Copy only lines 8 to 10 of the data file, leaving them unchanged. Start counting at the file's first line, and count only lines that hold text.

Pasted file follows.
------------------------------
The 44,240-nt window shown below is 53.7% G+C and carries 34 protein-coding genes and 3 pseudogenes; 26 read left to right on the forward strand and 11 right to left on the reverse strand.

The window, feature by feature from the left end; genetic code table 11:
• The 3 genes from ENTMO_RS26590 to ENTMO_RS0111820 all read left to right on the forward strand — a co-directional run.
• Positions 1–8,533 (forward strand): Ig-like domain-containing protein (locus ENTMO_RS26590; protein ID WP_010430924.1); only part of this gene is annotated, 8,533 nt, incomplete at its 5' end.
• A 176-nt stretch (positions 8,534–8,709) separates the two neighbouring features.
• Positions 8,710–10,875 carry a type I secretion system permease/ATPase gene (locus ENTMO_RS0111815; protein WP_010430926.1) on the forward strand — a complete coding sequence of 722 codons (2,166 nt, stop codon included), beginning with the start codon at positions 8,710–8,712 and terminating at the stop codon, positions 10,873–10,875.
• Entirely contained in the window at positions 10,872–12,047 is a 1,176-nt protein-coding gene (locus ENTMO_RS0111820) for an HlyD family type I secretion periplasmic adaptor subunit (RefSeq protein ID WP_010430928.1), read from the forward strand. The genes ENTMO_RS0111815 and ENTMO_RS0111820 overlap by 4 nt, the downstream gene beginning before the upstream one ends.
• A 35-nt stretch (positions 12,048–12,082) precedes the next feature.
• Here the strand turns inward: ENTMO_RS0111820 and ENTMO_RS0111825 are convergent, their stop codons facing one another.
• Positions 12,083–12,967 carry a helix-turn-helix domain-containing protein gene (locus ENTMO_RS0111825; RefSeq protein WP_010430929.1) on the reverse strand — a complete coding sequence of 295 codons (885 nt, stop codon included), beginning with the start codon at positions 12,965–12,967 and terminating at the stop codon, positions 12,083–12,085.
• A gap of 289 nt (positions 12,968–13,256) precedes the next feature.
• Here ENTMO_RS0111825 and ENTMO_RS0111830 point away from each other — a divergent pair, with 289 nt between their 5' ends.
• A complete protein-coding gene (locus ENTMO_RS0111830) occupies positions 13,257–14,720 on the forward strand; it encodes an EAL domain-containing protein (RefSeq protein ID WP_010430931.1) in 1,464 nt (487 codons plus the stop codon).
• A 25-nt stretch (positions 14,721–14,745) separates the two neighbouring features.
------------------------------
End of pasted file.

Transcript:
• A 35-nt stretch (positions 12,048–12,082) precedes the next feature.
• Here the strand turns inward: ENTMO_RS0111820 and ENTMO_RS0111825 are convergent, their stop codons facing one another.
• Positions 12,083–12,967 carry a helix-turn-helix domain-containing protein gene (locus ENTMO_RS0111825; RefSeq protein WP_010430929.1) on the reverse strand — a complete coding sequence of 295 codons (885 nt, stop codon included), beginning with the start codon at positions 12,965–12,967 and terminating at the stop codon, positions 12,083–12,085.